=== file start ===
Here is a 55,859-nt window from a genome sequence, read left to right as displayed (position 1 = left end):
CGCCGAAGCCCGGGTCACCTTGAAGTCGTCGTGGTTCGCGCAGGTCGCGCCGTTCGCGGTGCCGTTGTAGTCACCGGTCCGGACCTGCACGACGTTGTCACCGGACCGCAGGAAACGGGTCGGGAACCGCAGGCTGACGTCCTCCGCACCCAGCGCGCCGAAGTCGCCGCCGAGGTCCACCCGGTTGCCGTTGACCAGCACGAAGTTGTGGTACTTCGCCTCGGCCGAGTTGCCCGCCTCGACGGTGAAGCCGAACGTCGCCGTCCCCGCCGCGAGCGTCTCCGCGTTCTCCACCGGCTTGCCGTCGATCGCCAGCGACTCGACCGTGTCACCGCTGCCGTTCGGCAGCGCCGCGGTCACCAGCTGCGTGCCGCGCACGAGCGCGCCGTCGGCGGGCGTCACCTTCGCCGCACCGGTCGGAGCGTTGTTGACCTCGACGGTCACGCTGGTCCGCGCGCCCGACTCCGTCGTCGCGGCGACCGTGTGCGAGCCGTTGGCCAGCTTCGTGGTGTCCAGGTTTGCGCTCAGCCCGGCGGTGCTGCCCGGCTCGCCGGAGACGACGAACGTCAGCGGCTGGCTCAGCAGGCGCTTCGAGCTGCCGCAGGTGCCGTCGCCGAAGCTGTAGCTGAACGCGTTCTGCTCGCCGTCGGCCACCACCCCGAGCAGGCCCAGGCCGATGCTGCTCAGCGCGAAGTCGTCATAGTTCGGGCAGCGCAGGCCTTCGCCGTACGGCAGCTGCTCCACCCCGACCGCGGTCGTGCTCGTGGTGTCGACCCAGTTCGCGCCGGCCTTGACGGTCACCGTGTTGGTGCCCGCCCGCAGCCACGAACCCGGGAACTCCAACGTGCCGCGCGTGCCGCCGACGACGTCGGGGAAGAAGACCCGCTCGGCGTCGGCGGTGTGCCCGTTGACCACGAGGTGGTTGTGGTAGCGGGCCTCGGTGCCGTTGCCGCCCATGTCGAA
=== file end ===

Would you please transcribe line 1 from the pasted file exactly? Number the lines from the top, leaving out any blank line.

Here is a 55,859-nt window from a genome sequence, read left to right as displayed (position 1 = left end):